A/Prof James Hudson from the QIMR Berghofer Medical Research Institute and recipient of the Centenary Institute Medical Innovation Award (formerly Lawrence Creative Prize) in 2017, has presented a seminar at the Centenary Institute on the progression of his exciting cardiac organoids activity.
Delivering his talk on the topic, ‘Human cardiac organoids for the discovery of new therapeutics’, A/Prof Hudson discussed his work on state-of-the art bioengineering approaches for human 3D organoid development (an organoid is a miniaturized and very simplified version of an organ and is derived from stem cells).
Creating organoids that have the characteristics of heart muscle, A/Prof Hudson is better able to study heart disease as well as to test potential new medications. He is also exploring organoid potential for treating or repairing damaged tissue in the heart.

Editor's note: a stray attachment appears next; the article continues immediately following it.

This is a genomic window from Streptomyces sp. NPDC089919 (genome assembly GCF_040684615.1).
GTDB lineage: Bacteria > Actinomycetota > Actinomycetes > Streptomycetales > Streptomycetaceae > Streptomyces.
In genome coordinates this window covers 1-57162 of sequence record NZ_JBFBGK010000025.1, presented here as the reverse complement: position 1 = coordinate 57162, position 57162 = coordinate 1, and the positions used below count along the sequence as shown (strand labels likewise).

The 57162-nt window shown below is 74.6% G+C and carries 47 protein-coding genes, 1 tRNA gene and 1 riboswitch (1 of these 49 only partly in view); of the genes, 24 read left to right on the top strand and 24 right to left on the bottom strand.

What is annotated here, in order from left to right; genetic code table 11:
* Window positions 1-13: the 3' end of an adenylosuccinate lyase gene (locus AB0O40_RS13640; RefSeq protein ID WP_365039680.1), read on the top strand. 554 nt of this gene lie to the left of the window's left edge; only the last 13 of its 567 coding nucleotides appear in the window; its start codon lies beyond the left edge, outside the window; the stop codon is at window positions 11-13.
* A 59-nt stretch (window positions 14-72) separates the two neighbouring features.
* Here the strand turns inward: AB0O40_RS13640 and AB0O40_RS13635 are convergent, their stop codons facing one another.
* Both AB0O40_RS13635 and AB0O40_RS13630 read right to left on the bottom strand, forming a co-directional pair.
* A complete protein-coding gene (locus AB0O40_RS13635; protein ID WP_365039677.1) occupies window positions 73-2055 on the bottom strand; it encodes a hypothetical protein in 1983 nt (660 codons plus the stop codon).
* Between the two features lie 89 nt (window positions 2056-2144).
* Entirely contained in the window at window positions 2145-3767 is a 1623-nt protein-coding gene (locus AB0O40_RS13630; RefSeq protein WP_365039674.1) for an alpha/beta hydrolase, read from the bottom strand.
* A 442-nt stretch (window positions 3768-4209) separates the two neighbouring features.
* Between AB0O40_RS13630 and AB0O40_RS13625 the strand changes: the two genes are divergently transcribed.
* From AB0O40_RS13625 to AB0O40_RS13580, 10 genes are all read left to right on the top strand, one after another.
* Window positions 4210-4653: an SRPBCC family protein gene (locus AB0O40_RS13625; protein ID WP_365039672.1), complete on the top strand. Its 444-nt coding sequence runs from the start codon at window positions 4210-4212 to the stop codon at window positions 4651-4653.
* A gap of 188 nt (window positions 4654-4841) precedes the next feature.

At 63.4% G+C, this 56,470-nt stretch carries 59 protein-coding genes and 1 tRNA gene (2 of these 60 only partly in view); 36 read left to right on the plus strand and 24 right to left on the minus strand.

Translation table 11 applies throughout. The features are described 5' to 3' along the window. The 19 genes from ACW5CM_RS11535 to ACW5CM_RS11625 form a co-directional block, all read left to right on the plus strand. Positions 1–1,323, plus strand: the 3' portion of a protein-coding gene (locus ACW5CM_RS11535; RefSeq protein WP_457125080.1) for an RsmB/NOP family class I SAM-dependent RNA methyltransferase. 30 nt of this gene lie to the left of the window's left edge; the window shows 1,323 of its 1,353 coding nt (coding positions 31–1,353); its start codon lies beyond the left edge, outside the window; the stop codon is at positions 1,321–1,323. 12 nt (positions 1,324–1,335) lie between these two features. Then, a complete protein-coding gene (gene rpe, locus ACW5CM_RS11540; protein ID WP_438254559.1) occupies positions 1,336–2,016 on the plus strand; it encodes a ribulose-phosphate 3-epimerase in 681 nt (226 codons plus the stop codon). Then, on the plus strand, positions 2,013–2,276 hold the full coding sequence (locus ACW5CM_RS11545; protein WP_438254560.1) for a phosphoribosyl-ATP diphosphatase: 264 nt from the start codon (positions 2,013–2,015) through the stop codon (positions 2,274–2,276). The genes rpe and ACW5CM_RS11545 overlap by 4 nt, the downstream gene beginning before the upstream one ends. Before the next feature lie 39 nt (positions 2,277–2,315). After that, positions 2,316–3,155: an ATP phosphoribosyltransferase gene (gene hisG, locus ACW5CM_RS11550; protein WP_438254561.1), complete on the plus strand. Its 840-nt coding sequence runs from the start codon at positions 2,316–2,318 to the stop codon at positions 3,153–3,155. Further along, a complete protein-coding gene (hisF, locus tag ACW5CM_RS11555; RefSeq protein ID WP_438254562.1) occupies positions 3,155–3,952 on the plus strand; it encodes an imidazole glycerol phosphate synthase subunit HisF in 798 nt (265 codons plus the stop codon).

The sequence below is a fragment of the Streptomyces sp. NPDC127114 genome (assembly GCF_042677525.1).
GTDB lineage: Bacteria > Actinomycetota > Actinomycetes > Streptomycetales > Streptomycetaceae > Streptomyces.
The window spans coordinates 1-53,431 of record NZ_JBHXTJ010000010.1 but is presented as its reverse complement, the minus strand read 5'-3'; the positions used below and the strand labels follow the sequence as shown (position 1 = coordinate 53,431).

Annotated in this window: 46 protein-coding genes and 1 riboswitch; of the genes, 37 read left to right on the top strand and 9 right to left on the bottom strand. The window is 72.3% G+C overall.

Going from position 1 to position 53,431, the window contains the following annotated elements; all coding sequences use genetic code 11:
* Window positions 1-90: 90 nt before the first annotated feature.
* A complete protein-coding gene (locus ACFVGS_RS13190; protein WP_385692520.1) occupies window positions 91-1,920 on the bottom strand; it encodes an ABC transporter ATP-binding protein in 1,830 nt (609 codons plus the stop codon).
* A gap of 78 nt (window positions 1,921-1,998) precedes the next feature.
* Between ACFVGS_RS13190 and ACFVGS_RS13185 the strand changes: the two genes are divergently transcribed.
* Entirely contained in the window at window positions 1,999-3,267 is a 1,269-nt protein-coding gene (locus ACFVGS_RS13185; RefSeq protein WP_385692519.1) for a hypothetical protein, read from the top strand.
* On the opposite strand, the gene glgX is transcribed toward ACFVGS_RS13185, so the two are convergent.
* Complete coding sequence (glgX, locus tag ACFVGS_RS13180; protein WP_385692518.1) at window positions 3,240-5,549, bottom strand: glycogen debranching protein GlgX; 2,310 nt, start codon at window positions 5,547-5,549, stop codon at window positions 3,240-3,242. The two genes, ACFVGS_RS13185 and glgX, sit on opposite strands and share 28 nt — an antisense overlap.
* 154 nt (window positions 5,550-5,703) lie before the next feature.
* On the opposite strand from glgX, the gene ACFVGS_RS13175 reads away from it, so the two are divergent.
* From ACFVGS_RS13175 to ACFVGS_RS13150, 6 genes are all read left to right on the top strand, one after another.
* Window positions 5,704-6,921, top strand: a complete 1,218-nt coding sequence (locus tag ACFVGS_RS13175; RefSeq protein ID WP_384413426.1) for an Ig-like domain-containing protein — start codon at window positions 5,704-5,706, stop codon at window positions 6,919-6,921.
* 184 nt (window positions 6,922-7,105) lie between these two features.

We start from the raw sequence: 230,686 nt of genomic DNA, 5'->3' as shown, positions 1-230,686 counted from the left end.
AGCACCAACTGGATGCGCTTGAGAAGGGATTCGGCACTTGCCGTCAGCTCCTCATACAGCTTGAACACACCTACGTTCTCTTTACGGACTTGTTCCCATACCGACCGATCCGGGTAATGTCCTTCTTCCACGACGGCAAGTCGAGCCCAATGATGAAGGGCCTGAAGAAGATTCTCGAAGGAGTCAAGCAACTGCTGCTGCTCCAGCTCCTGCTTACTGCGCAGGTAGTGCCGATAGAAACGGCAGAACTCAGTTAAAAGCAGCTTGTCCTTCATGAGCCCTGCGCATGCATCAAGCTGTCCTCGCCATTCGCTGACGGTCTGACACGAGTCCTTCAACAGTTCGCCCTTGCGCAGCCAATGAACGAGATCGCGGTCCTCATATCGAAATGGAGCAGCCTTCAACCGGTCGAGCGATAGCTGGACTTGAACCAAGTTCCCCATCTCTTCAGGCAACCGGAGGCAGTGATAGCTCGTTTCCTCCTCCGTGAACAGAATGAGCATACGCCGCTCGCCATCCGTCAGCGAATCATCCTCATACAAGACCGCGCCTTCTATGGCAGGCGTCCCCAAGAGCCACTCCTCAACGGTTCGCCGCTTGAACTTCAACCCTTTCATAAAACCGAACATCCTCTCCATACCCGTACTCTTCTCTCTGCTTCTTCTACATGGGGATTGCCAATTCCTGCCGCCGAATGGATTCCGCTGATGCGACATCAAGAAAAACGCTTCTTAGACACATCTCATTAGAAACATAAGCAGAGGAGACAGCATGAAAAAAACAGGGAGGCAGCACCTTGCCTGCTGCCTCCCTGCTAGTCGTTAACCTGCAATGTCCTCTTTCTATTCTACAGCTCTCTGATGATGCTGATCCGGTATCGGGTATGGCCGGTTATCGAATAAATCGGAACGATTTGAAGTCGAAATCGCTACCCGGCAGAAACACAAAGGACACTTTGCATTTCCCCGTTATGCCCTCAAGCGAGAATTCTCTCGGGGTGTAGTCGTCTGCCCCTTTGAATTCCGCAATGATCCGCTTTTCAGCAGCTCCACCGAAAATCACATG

During the seminar, A/Prof Hudson explained that he had identified several therapeutic candidates for cardiac regeneration from his research and that he was currently doing further pre-clinical work in an attempt to translate these findings into humans.
Noting his prior association with the Centenary Institute as a winner of the Institute’s distinguished medical research award, Dr Hudson was happy to explain what winning the award had meant to him.
“Winning the award provided additional recognition of my research program, was very helpful for me when I was recruited to QIMR Berghofer and has also given weight to my grant applications,” he said.
“It’s an absolute pleasure to be presenting here at the Centenary Institute and to be able to share the progression of my research.”
Professor John Rasko AO has led a world-first clinical trial into engineered stem cell treatment use, treating 15 patients with steroid resistant acute graft-versus-host disease.
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